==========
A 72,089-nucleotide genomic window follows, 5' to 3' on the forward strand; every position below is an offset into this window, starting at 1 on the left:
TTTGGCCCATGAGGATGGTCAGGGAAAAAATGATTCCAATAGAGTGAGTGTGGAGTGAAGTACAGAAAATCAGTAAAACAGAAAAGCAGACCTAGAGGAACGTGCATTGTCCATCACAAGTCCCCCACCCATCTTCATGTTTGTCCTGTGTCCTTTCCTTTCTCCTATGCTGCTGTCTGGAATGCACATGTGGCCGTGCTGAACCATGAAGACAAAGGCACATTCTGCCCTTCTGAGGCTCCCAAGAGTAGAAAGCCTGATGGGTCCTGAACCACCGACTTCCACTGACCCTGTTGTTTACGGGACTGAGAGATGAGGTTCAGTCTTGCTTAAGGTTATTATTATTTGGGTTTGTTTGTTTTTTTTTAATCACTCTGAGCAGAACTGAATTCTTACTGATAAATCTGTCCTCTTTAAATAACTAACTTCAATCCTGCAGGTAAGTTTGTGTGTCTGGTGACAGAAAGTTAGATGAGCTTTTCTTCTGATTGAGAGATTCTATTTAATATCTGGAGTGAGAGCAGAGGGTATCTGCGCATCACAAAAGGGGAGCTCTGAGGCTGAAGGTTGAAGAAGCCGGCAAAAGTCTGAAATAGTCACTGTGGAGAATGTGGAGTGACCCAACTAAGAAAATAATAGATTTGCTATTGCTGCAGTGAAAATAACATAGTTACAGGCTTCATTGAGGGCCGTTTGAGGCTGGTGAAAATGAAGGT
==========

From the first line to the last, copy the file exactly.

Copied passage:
A 72,089-nucleotide genomic window follows, 5' to 3' on the forward strand; every position below is an offset into this window, starting at 1 on the left:
TTTGGCCCATGAGGATGGTCAGGGAAAAAATGATTCCAATAGAGTGAGTGTGGAGTGAAGTACAGAAAATCAGTAAAACAGAAAAGCAGACCTAGAGGAACGTGCATTGTCCATCACAAGTCCCCCACCCATCTTCATGTTTGTCCTGTGTCCTTTCCTTTCTCCTATGCTGCTGTCTGGAATGCACATGTGGCCGTGCTGAACCATGAAGACAAAGGCACATTCTGCCCTTCTGAGGCTCCCAAGAGTAGAAAGCCTGATGGGTCCTGAACCACCGACTTCCACTGACCCTGTTGTTTACGGGACTGAGAGATGAGGTTCAGTCTTGCTTAAGGTTATTATTATTTGGGTTTGTTTGTTTTTTTTTAATCACTCTGAGCAGAACTGAATTCTTACTGATAAATCTGTCCTCTTTAAATAACTAACTTCAATCCTGCAGGTAAGTTTGTGTGTCTGGTGACAGAAAGTTAGATGAGCTTTTCTTCTGATTGAGAGATTCTATTTAATATCTGGAGTGAGAGCAGAGGGTATCTGCGCATCACAAAAGGGGAGCTCTGAGGCTGAAGGTTGAAGAAGCCGGCAAAAGTCTGAAATAGTCACTGTGGAGAATGTGGAGTGACCCAACTAAGAAAATAATAGATTTGCTATTGCTGCAGTGAAAATAACATAGTTACAGGCTTCATTGAGGGCCGTTTGAGGCTGGTGAAAATGAAGGT